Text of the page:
Most of my career I've been employed as a consultant, meaning I've been on various different projects. There have been similarities and yet every one of them was unique in its own way. For example, there's so much truth in Conway's law even though it is mostly considered as a joke whenever I mention it.
I have one, somewhat similar observation:
If the company is not primarily a software company, it will produce a software of a limited quality.
I know it sounds harsh, but let me break it down.
Imagine a bookshop. The owner has decided that it is time to go with the flow and opens an e-shop. He starts with a common e-biz and e-shop solution, then as the days go by he realizes he needs customize it. For instance, tailor made recommendations, notification for a sequel of a book that customer bought or message board for book reviews. He hires a team of developers, to implement the new features. This goes on and on, until the performance of the e-shop will hit the peaks and users start to complain about missing book orders or sluggishness of the UI.
The thing is, that the bookshop owner didn't want to create an immersive online bookshop experience, he wanted to sells books online. Probably he was missing a feasibility study or proper analysis of the solution. He didn't have any technical requirements for the project. Maybe the developers were complaining about poor scalability of the underlining platform. Or maybe there wasn't proper methodology used when managing the project.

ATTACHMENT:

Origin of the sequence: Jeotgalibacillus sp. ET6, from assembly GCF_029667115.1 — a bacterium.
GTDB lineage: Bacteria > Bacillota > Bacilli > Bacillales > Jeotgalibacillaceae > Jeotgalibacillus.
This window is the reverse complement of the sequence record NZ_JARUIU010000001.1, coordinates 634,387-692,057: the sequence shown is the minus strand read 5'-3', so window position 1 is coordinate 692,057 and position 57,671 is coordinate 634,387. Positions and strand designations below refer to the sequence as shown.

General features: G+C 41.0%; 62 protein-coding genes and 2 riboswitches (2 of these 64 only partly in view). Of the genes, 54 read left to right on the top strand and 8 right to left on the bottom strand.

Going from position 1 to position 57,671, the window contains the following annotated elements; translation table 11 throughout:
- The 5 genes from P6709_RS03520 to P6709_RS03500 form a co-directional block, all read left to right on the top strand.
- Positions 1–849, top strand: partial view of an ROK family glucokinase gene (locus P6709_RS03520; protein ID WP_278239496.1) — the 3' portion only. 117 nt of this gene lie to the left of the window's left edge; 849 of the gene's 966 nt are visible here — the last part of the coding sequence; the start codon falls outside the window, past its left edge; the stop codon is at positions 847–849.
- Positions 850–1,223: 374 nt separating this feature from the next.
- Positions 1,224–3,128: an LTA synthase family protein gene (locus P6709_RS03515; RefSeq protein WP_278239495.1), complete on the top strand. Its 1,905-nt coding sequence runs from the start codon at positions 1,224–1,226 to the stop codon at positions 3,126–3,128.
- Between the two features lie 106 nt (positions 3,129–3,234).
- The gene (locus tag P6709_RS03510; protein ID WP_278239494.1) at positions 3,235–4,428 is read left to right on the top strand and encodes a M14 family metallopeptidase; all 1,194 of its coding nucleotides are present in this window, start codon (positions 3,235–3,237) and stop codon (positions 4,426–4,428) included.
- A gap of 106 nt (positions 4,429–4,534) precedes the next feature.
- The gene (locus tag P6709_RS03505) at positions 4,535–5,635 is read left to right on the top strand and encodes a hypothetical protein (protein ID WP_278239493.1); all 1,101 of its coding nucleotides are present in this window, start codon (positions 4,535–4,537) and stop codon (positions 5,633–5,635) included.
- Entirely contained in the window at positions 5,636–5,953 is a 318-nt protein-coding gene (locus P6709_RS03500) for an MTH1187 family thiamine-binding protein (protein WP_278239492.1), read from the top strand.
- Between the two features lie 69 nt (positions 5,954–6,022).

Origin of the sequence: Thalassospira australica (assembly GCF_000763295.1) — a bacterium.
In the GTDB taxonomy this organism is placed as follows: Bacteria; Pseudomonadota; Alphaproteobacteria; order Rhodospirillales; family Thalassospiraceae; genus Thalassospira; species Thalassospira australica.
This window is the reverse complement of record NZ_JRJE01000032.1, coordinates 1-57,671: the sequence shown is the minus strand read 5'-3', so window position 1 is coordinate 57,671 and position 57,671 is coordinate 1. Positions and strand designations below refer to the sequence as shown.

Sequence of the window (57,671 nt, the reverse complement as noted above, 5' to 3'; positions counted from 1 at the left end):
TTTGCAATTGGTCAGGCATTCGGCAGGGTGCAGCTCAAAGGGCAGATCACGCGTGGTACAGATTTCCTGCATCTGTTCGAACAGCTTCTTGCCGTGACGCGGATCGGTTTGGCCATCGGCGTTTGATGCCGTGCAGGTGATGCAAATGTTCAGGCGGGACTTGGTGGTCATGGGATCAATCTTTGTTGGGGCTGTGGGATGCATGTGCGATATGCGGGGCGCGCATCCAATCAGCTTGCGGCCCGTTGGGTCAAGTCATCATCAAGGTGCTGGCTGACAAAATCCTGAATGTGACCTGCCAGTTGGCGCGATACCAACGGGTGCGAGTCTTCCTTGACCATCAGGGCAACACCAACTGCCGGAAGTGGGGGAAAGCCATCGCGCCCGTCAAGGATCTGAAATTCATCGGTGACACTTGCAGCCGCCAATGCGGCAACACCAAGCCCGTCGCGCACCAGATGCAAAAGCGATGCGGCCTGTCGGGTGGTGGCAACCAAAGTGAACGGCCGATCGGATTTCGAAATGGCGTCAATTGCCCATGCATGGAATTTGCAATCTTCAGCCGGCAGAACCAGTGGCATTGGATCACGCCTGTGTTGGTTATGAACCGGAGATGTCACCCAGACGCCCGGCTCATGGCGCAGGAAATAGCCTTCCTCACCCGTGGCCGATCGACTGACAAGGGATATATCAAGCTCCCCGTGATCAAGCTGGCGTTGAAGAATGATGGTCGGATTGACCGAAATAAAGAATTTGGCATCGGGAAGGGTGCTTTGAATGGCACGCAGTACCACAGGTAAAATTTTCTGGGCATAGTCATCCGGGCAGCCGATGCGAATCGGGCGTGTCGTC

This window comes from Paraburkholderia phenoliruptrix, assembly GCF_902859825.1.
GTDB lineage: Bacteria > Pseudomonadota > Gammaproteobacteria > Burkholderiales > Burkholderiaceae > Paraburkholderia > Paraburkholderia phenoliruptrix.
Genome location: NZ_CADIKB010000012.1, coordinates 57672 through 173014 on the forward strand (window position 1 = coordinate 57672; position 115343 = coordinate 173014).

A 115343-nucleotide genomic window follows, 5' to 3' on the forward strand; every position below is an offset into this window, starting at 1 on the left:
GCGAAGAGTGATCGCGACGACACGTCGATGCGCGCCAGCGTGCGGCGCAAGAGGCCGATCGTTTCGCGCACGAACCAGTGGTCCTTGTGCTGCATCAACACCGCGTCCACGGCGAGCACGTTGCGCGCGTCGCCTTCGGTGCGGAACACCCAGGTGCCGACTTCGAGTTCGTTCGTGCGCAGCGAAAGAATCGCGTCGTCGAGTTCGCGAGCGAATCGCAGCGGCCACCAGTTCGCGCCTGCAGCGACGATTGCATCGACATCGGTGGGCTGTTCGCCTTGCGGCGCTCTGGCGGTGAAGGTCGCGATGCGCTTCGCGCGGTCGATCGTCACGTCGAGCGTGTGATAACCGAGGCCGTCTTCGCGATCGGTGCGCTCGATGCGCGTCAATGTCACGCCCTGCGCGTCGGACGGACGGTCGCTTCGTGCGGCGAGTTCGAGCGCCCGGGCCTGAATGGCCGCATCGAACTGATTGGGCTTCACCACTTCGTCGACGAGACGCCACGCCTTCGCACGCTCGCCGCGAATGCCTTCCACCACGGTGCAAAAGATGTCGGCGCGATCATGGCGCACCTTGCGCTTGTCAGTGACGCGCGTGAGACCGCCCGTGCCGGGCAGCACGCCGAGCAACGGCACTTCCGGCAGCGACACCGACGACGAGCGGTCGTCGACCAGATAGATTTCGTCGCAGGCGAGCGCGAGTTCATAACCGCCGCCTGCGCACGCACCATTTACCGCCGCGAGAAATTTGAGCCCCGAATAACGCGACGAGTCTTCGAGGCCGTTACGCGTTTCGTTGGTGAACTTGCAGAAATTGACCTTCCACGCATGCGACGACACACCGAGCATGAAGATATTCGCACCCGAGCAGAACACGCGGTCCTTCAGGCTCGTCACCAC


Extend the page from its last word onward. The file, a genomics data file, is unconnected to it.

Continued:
I see this way too often. Sometimes the "owners" have an enlightenment and hire a consulting company that tries to introduce some sense to it all. Sometimes the product is a trainwreck or the company owner despite having any knowledge of it all wants to use "scalable, cloud-first solution since this is what XYZ is using and they are successful!".
Then there are successful projects (sometimes called tech startups), which are built on top of the best practices. With proper project management, built in a LEAN way or using Scrum, having QA on multiple levels, with dev teams using technical stack that fits the solution and so on. Their primarily objective, however, is to build a quality and usable software.
In this new era of Netflixes and Ubers I see a lot of companies are becoming a software companies. They dedicate most of their resources to build quality software. I hope this is a continuous trend, since the result will be products that will be a joy to use and code that will be pleasant to work with.